What is just as intriguing for the eBook publishing world is that there are estimates that Apple have shipped and sold around 8 million iPads in the second quarter of this year alone,

All this comes despite production supply problems that dogged them in the first quarter, following the introduction of the Apple iPad 2 in March this year. First they underestimated  consumers insatiable thirst for eReaders, causing demand to outstrip supply. Then just as they started to play catch up, there was an explosion which tragically cost 3 lives at the Foxconn, iPad factory.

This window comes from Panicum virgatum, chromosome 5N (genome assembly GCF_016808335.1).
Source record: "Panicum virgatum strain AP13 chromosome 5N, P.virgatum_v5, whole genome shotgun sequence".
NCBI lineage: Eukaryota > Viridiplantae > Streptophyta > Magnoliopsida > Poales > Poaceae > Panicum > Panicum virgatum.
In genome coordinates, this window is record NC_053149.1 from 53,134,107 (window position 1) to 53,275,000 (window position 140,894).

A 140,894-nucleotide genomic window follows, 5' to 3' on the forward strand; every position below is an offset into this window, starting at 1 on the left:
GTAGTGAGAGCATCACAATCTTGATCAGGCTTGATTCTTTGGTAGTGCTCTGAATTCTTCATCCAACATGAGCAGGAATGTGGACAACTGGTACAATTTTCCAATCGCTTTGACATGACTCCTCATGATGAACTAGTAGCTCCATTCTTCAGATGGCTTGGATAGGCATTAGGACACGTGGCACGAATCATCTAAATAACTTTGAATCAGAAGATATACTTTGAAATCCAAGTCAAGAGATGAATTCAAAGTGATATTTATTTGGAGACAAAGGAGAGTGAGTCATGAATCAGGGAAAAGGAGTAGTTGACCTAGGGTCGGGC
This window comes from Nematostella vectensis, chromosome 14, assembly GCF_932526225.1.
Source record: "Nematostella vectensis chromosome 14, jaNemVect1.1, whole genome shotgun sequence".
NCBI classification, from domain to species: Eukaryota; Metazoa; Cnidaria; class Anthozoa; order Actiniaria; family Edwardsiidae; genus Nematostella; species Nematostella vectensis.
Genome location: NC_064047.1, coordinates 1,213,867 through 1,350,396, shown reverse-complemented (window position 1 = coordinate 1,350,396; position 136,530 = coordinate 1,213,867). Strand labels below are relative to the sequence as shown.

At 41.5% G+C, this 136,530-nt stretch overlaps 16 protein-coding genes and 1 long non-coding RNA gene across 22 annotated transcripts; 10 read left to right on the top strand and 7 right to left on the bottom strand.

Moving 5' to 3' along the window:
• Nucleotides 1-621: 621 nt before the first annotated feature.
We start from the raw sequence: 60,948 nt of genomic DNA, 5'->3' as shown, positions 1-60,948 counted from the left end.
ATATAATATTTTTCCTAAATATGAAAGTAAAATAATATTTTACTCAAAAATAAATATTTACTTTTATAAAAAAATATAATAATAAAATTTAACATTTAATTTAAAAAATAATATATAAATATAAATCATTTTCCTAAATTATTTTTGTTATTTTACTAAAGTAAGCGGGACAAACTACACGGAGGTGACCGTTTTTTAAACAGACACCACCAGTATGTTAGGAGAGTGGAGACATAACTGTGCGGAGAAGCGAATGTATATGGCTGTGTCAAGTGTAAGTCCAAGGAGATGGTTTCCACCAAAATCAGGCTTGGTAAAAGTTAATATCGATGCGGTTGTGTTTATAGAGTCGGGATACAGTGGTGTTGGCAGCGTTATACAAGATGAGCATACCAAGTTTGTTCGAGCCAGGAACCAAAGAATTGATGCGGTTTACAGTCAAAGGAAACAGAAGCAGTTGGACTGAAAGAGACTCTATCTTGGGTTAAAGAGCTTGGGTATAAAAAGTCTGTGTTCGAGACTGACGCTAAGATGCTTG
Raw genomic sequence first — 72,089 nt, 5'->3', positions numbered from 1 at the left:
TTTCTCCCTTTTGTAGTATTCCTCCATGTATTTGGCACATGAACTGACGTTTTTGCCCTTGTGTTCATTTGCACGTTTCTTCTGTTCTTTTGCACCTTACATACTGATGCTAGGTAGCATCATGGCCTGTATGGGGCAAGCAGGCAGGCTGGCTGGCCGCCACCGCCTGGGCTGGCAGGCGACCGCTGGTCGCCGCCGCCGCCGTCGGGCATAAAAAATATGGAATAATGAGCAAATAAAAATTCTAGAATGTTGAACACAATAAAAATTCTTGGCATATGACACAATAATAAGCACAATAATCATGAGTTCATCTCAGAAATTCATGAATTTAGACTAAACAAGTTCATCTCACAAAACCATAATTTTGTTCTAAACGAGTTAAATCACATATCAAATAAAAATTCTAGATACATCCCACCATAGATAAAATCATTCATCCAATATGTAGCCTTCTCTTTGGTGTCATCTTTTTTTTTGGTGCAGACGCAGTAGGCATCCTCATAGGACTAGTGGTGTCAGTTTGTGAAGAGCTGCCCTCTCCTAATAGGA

Of course, the more iPads that are sold, the more eBooks are going to be downloaded. Sure enough, Apple have also revealed that users have downloaded 130 million Books from the iBookstore. If publishers needed more evidence of the changes in the wind, then these figures should start to cause some twitching in the industry. Unfortunately they failed to split the figures into free and paid for downloads, but none the less, the figures bode well for the future of eBook publishing.

Indie self-published authors of eBooks. Creating a Buzz